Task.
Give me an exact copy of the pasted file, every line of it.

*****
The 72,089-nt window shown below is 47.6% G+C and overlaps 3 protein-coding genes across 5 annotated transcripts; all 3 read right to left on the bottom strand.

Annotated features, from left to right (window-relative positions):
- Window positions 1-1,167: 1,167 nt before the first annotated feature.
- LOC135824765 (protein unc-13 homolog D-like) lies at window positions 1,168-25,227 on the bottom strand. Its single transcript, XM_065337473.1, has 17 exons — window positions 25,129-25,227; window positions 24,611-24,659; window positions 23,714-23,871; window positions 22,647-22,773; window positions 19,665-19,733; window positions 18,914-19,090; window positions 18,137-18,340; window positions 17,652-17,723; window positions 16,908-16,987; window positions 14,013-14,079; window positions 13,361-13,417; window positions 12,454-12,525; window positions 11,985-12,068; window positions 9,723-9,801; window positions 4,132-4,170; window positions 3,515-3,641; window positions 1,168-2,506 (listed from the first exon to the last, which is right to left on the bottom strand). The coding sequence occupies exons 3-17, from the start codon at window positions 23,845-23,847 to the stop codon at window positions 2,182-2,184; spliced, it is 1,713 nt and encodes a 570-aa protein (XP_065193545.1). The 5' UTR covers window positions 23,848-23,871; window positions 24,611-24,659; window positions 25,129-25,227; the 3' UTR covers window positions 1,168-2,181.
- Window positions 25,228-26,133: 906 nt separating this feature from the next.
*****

The 72,089-nt window shown below is 47.6% G+C and overlaps 3 protein-coding genes across 5 annotated transcripts; all 3 read right to left on the bottom strand.

Annotated features, from left to right (window-relative positions):
- Window positions 1-1,167: 1,167 nt before the first annotated feature.
- LOC135824765 (protein unc-13 homolog D-like) lies at window positions 1,168-25,227 on the bottom strand. Its single transcript, XM_065337473.1, has 17 exons — window positions 25,129-25,227; window positions 24,611-24,659; window positions 23,714-23,871; window positions 22,647-22,773; window positions 19,665-19,733; window positions 18,914-19,090; window positions 18,137-18,340; window positions 17,652-17,723; window positions 16,908-16,987; window positions 14,013-14,079; window positions 13,361-13,417; window positions 12,454-12,525; window positions 11,985-12,068; window positions 9,723-9,801; window positions 4,132-4,170; window positions 3,515-3,641; window positions 1,168-2,506 (listed from the first exon to the last, which is right to left on the bottom strand). The coding sequence occupies exons 3-17, from the start codon at window positions 23,845-23,847 to the stop codon at window positions 2,182-2,184; spliced, it is 1,713 nt and encodes a 570-aa protein (XP_065193545.1). The 5' UTR covers window positions 23,848-23,871; window positions 24,611-24,659; window positions 25,129-25,227; the 3' UTR covers window positions 1,168-2,181.
- Window positions 25,228-26,133: 906 nt separating this feature from the next.